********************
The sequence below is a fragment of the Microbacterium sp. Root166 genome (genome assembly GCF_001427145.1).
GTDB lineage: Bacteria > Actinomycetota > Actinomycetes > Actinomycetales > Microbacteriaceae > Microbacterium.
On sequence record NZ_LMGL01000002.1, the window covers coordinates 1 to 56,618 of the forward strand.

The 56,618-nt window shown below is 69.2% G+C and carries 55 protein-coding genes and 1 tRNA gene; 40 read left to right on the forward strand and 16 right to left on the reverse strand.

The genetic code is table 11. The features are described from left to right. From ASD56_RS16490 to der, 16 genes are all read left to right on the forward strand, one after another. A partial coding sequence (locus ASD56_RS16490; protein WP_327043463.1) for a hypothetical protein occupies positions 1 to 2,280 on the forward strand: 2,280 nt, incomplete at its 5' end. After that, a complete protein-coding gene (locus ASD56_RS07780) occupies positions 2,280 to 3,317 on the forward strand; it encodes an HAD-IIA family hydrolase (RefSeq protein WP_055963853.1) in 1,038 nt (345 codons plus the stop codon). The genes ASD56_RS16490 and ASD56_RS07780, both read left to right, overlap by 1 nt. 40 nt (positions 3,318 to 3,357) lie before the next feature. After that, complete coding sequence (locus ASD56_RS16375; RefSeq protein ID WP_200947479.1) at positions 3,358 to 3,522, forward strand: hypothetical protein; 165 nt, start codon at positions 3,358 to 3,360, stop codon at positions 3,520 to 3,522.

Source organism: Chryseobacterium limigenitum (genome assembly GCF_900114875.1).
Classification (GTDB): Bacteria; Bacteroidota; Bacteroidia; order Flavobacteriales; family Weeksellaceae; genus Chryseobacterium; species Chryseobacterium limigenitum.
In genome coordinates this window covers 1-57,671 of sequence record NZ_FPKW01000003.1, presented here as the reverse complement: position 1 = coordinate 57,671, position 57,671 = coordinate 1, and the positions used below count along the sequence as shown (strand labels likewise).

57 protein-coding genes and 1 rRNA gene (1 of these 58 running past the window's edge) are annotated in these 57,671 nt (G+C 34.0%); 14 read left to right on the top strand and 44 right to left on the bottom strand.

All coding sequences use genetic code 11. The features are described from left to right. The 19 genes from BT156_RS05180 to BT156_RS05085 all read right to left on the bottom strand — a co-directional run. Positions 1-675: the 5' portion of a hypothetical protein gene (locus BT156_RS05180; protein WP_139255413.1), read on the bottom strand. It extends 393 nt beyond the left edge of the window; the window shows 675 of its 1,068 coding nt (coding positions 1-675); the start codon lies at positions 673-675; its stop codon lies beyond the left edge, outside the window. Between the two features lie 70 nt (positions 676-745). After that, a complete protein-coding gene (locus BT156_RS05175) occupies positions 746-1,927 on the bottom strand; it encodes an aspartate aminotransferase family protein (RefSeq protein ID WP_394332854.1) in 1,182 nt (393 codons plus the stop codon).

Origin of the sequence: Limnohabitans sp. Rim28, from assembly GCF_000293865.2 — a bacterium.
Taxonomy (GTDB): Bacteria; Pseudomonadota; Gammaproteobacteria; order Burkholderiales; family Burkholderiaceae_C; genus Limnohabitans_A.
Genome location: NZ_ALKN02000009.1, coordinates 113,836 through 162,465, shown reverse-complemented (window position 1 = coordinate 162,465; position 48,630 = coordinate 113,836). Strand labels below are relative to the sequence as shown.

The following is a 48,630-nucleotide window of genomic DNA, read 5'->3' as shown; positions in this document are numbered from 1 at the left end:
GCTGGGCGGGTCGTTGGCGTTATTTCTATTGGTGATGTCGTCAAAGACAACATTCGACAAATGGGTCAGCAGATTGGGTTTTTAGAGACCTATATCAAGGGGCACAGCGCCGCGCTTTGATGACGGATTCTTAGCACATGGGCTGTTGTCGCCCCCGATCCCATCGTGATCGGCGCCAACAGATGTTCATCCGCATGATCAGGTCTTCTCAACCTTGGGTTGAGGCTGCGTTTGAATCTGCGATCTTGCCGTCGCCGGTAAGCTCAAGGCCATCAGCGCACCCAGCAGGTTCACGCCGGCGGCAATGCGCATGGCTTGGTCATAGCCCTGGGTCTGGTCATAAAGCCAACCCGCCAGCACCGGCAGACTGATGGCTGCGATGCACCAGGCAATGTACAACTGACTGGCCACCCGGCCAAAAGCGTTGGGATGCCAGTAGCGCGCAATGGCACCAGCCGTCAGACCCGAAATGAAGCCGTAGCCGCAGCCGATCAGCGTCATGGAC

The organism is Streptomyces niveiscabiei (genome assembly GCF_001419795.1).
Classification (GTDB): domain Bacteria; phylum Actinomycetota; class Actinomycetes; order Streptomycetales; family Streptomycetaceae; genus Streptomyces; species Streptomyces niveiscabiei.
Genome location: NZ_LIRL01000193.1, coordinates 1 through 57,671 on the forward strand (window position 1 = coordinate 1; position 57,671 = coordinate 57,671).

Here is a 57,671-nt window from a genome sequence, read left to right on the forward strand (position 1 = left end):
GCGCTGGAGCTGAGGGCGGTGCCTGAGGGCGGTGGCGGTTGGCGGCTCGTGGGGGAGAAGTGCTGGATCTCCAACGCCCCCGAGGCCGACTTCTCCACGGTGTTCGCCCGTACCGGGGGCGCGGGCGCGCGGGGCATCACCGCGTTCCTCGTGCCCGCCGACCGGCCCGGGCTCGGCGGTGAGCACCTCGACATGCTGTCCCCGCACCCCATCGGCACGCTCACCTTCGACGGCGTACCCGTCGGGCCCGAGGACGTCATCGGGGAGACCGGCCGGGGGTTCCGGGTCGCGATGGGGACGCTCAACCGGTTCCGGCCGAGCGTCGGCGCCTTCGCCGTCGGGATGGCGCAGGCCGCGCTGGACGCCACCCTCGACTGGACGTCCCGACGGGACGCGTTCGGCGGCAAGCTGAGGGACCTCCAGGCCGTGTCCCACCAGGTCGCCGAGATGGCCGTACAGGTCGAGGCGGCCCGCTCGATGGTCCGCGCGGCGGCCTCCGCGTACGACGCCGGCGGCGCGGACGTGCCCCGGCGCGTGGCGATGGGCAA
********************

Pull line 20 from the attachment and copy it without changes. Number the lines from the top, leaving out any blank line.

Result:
GCGCTGGAGCTGAGGGCGGTGCCTGAGGGCGGTGGCGGTTGGCGGCTCGTGGGGGAGAAGTGCTGGATCTCCAACGCCCCCGAGGCCGACTTCTCCACGGTGTTCGCCCGTACCGGGGGCGCGGGCGCGCGGGGCATCACCGCGTTCCTCGTGCCCGCCGACCGGCCCGGGCTCGGCGGTGAGCACCTCGACATGCTGTCCCCGCACCCCATCGGCACGCTCACCTTCGACGGCGTACCCGTCGGGCCCGAGGACGTCATCGGGGAGACCGGCCGGGGGTTCCGGGTCGCGATGGGGACGCTCAACCGGTTCCGGCCGAGCGTCGGCGCCTTCGCCGTCGGGATGGCGCAGGCCGCGCTGGACGCCACCCTCGACTGGACGTCCCGACGGGACGCGTTCGGCGGCAAGCTGAGGGACCTCCAGGCCGTGTCCCACCAGGTCGCCGAGATGGCCGTACAGGTCGAGGCGGCCCGCTCGATGGTCCGCGCGGCGGCCTCCGCGTACGACGCCGGCGGCGCGGACGTGCCCCGGCGCGTGGCGATGGGCAA